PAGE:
The Travellers’ Advice Team at CLP were instructed by a liveaboard boater who resorts to the River Avon and the Kennet and Avon Canal. She has what Canal & River Trust (CRT) describe as a ‘continuous cruising licence’ which means she has to move her boat ‘bona fide for navigation’ in terms of the British Waterways Act 1995. This means she cannot remain in the same place for more than 14 days apart from in exceptional circumstances.
PLA v Mendoza  UKUT 146 (TCC), 24 November 2016.
The boat in question in this case was called the Wight Queen and was moored without engine or wheelhouse on the North bank of the Thames not far from Kew Bridge. It was owned and lived in by Mr Mendoza. On 16 November 2009 the Port of London Authority (PLA) applied to the Land Registry for first registration of its title to part of the bed and foreshore of the River Thames between Kew Bridge and Brentford Ait.
Jones v Canal & River Trust  EWCA Civ 135
The claim by Canal & River Trust (CRT) in this action is for a declaration and injunction that it is entitled to remove the Appellant’s boat, “The Mrs T”, from its waterways ( covering over 2,000 miles) under s.8 of the British Waterways Act 1983 and s.13 of the British Waterways Act 1971.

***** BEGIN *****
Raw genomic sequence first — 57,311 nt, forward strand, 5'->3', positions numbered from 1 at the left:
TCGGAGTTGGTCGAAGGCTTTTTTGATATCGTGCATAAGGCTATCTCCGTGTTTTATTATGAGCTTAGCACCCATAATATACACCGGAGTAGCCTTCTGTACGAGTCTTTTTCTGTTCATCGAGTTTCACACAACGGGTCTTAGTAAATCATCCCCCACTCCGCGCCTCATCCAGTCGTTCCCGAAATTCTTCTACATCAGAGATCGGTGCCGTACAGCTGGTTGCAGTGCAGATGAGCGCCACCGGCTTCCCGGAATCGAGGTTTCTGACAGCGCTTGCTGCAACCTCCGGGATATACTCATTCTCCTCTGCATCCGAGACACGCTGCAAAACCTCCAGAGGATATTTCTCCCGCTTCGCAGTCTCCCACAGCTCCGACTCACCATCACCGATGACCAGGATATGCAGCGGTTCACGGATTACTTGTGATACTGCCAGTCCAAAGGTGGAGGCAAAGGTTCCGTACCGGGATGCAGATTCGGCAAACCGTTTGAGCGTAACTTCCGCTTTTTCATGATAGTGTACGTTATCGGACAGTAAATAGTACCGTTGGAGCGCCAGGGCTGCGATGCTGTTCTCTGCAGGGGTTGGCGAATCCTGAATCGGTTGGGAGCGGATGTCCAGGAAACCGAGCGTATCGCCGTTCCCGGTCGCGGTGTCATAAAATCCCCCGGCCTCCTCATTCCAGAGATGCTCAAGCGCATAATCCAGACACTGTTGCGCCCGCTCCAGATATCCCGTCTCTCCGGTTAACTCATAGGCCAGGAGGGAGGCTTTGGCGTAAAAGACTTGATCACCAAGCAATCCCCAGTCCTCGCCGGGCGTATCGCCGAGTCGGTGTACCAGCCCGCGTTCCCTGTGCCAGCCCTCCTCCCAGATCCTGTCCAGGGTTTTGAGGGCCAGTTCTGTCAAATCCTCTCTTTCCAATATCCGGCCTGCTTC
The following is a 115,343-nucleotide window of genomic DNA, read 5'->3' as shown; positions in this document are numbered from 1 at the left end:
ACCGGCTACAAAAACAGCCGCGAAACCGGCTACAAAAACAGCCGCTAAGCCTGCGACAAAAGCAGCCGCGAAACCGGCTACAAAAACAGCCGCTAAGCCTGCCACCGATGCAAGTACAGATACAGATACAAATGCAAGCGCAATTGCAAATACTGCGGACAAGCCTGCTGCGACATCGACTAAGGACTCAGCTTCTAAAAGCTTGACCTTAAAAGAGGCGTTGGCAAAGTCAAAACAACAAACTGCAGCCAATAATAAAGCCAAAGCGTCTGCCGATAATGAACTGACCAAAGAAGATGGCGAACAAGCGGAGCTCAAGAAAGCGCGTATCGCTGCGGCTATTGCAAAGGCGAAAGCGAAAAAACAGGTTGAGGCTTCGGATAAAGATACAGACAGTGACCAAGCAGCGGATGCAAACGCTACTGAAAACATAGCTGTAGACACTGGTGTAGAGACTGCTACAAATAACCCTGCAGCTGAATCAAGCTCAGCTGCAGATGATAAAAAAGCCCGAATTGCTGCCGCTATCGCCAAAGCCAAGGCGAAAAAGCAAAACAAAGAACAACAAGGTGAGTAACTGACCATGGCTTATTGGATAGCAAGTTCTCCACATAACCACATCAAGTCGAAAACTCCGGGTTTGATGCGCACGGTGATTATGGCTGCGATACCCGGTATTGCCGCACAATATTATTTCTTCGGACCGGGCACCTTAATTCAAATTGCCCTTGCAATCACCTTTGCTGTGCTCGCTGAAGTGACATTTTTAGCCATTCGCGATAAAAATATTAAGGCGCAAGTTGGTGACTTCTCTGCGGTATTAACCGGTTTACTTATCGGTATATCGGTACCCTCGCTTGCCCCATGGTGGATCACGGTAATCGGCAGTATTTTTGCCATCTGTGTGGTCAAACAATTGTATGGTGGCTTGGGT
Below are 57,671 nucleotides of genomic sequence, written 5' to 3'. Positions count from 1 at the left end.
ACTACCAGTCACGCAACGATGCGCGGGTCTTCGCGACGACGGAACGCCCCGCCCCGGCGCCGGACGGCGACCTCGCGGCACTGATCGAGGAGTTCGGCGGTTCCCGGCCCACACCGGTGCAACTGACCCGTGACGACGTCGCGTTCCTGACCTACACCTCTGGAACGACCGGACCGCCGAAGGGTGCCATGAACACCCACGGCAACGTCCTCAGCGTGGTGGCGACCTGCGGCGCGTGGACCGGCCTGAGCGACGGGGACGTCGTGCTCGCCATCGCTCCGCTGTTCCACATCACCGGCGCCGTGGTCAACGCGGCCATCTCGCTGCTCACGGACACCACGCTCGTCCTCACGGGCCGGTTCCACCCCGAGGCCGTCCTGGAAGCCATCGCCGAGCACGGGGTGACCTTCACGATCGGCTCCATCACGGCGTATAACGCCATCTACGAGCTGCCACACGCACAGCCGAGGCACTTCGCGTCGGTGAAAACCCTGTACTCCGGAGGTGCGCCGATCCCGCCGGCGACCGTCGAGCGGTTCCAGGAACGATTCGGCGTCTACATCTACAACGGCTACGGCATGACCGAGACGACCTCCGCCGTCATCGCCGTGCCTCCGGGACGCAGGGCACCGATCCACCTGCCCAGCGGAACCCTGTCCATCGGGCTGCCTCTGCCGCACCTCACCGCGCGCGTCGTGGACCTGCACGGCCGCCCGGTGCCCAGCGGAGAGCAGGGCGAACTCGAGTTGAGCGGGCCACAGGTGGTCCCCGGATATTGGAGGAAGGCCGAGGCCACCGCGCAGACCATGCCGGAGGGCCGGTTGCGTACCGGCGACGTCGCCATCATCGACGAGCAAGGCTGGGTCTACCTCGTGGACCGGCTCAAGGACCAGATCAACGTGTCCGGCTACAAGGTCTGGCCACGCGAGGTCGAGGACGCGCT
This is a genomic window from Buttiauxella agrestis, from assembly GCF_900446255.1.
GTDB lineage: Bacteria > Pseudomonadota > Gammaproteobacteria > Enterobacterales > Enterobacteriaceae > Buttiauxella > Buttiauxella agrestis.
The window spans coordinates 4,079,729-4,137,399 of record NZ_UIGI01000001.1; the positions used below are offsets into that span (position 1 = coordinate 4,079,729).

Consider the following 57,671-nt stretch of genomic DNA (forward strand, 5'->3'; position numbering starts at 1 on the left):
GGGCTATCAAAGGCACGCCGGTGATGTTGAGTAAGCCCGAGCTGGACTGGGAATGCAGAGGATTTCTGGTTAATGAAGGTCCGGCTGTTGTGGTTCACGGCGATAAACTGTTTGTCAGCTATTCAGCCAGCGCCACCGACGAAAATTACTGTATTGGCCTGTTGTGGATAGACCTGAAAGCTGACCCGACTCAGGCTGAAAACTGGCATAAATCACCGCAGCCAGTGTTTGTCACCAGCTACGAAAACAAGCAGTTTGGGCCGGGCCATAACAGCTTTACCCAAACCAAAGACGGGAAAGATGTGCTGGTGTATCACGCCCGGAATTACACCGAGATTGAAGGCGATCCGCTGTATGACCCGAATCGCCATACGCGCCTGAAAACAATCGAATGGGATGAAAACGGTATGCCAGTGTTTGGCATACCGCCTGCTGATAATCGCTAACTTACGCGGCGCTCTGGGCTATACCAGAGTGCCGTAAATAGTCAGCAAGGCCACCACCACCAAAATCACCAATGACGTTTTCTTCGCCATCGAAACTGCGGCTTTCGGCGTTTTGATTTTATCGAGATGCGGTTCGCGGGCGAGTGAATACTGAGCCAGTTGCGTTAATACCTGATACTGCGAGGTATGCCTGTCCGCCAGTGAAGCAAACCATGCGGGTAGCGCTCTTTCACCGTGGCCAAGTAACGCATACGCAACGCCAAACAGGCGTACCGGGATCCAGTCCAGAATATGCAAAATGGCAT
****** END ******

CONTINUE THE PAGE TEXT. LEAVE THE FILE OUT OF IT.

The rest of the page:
Canal and River Trust v Geoffrey Douglas Mayers Chester County Court 22 November 2013 HHJ Halbert
The delay in reporting this case is due to the fact that it has only recently been publicised and we thank the National Bargee Travellers Association for bringing this case to the attention of the boating community.
An action for an injunction was taken against Mr Mayers on the basis that he did not have a home mooring and that he was not using his boat “bona fide for navigation”.
British Waterways Board -v- Ward Bristol County Court, 2 December 2012 HHJ Denyer
Mr Ward is a boatdweller who was resorting to the Kennet & Avon Canal. He failed to pay his licence by 31 January 2010 and the British Waterways Board (BWB) sought payment of the licence plus a late payment charge. On Mr Ward’s continued failure to pay, they then took action against him under section 8 of the British Waterways Act 1983 to seek removal of the boat from the waterways under their control.
Moore – v – British Waterways Board  EWCA Civ 73, 7th February 2013
Mr Moore owned several vessels (including one which he occupied as his home) moored long term on the tidal part of the Grand Union Canal, adjacent to his riparian land (i.e. the owner of land next to a river bank). BWB gave notice that the vessels were moored “without lawful authority” and required that Mr Moore remove them.